REVIEWS

/ AILEEN BURNS AND JOHAN LUNDH
Art Basel Hong Kong

ART BASEL, Hong Kong

Outside Art Basel Hong Kong 2016.
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Aileen Burns and Johan Lundh

The maxim “less is more” hardly springs to mind when thinking about Art Basel Hong Kong. Yet Art Basel’s global director, Marc Spiegler, uttered those very words during the media reception for this year’s edition, arguing for quality over quantity and noting that all three of the franchise’s fairs in... continue reading
Ian Burn’s “London Works”

MILANI GALLERY, Brisbane

View of Ian Burn, “London Works,” Milani Gallery, Brisbane, 2015.
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Aileen Burns and Johan Lundh

Two paintings in Ian Burn’s “London Works” frame the exhibition’s two-year time span, 1965 to 1967—a transformative and immensely productive period in the practice of the Australian conceptual artist, best known as a member of the group Art & Language. Together, these paintings tell a story of oscillation and negotiation... continue reading
(Left) Rina Banerjee, She drew a premature prick, in a fluster of transgressions, abject by birth she new not what else to do with this untouchable reach, unknowable body as she was an ancient savage towed into his modern present, 2011.  (Right) Rina Banerjee, Under the wandering reach these are the parts of the world wind water lava light live, 2014.
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Aileen Burns and Johan Lundh

In Rina Banerjee’s exhibition “Migration’s Breath,” the Indian-born, New York-based artist’s sculptures are like mystical creatures borne out of an enticing mixture of natural and commercial detritus—plastic, cowry shells, brightly colored ribbons, light bulbs, doll parts, feathers, rope. Her works on paper create contexts for the gods, monsters, and mortals... continue reading
View of Gabriella Mangano & Silvana Mangano’s “Of Objects or Sound,” Anna Schwartz Gallery, Sydney, 2014.
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Aileen Burns and Johan Lundh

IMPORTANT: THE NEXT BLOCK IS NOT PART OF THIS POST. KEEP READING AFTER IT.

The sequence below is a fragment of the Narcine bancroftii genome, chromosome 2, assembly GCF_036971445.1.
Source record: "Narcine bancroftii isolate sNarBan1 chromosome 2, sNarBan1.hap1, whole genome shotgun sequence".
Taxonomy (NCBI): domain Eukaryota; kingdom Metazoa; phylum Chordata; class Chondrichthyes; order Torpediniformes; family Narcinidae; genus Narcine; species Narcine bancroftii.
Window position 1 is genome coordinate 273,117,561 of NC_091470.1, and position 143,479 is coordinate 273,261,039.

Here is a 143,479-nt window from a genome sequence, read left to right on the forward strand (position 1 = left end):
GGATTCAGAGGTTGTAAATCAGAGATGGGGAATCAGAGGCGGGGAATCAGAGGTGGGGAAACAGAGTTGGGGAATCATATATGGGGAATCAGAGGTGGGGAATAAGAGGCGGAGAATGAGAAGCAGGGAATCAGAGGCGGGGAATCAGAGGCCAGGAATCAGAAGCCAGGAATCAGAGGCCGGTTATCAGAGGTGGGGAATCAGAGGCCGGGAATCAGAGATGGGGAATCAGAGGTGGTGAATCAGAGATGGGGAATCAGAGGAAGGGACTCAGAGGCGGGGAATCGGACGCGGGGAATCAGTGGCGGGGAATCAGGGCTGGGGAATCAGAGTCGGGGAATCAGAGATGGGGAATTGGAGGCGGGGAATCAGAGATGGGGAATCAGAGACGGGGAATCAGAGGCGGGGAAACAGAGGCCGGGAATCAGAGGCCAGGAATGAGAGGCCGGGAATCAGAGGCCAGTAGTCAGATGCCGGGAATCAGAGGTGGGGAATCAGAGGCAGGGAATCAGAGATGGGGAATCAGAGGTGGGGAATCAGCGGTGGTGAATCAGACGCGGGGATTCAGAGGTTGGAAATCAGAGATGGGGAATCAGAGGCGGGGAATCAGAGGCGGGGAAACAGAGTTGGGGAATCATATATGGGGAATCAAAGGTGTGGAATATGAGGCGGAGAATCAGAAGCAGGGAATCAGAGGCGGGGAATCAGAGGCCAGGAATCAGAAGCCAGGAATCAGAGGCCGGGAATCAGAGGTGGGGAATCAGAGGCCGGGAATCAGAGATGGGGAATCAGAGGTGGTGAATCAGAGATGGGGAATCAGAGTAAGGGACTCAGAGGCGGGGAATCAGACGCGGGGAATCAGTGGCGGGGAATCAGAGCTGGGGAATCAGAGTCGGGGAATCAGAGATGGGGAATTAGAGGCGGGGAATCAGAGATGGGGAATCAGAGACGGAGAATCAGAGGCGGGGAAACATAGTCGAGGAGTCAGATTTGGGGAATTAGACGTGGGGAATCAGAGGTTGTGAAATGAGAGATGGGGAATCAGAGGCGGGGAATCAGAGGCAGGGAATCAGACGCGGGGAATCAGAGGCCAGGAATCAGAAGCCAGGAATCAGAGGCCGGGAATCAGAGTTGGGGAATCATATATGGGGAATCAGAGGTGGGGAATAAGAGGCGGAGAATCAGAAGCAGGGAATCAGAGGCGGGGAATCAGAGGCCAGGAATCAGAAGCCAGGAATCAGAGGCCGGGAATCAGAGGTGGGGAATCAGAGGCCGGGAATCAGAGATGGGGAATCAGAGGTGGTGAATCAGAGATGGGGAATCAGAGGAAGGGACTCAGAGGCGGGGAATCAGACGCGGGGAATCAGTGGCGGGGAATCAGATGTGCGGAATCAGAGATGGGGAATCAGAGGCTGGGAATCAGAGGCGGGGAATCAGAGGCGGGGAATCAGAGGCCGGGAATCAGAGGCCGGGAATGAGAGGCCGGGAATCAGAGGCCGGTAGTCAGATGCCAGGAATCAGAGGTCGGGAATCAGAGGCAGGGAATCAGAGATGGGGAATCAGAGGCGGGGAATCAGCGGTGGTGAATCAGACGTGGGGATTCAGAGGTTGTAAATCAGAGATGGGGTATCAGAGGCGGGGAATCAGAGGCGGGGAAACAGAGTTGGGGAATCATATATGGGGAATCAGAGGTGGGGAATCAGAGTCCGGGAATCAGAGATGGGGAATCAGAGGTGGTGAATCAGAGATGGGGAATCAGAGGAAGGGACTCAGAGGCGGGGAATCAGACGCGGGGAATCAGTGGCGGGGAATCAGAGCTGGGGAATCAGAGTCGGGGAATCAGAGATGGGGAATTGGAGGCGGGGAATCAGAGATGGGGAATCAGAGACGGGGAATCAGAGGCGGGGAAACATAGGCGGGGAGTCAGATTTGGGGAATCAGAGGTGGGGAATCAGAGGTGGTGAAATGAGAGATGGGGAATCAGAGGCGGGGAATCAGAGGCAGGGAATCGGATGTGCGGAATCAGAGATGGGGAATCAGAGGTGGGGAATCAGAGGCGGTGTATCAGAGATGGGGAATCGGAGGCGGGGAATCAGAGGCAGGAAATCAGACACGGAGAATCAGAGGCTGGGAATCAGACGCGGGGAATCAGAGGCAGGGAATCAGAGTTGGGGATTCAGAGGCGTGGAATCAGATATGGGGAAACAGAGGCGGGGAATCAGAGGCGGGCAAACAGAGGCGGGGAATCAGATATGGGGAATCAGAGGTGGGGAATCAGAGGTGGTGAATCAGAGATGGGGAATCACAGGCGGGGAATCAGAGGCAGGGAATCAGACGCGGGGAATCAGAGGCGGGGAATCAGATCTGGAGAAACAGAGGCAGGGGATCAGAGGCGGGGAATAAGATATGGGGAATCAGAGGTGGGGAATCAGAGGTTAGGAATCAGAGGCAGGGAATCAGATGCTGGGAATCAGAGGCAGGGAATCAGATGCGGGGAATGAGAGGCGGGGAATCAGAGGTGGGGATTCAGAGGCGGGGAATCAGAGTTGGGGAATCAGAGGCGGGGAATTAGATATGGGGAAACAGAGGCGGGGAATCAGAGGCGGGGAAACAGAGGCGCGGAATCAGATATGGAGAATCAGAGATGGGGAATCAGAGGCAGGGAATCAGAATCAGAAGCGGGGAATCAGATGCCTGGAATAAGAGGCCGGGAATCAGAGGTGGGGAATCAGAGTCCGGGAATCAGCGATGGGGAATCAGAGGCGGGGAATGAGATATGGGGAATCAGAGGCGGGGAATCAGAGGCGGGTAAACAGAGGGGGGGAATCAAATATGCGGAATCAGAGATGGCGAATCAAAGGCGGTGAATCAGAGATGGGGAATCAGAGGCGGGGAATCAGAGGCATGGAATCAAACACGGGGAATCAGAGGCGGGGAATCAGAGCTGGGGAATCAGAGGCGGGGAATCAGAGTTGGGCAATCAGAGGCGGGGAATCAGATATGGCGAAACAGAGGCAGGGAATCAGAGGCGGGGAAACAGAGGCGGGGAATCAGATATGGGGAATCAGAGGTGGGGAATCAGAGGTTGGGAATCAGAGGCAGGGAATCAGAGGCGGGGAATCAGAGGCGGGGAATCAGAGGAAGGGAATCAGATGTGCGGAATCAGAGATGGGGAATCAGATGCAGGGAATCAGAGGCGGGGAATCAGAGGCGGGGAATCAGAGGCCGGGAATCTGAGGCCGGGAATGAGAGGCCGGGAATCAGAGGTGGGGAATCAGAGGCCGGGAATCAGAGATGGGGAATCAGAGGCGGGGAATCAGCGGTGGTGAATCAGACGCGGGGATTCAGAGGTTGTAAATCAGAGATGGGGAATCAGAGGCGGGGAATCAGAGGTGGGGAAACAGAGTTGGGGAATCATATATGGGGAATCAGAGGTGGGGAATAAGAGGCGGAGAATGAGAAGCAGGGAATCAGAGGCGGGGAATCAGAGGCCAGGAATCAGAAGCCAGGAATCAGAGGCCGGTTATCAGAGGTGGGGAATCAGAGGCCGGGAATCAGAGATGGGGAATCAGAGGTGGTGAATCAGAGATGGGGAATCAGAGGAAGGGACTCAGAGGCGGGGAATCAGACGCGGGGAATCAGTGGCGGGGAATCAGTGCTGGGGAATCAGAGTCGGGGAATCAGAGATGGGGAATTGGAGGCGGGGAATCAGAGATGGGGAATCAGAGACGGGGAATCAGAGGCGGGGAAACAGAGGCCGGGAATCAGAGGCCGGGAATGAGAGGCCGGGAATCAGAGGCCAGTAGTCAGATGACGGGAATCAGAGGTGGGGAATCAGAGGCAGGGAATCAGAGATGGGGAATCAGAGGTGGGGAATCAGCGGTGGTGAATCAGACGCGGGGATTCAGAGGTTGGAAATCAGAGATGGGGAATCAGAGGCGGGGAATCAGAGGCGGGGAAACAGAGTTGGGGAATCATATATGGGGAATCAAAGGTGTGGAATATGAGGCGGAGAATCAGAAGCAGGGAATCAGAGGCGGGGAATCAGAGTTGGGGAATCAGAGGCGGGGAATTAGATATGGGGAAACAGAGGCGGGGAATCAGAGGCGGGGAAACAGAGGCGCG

“The projection of the New York art world as the metropolitan center for art by every other art world is symptomatic of the provincialism of each of them.”(1) wrote in 1974 the Australian art historian Terry Smith, in the article “The Provincialism Problem,” (2) which has been contested ever since,... continue reading
View of Zin Taylor, “The Story of Stripes and Dots (Chapter 7),” Jessica Bradley Gallery, Toronto, 2014.
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Aileen Burns and Johan Lundh

“This is a dot. A dot is a sound. A dot is a sound in space. This is a dot in space…” This is the voiceover, augmented with psychedelic tonal music, which emanates from a speaker casually draped with hand-painted fabrics reminiscent of an American flag. The sonically infused gallery... continue reading
Willie Doherty’s “Unseen”

CITY FACTORY GALLERY, Derry

View of Willie Doherty’s “Unseen,” City Factory Gallery, Derry, 2013.
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Aileen Burns and Johan Lundh

“Unseen,” the title of Willie Doherty’s first retrospective in his hometown of Derry, refers to a complex set of impossibilities at the core of his photographic and video practice. The exhibition is accompanied by a substantial, three-hundred-page catalog in which Robin Klassnik, the director of Matt’s Gallery in London and... continue reading

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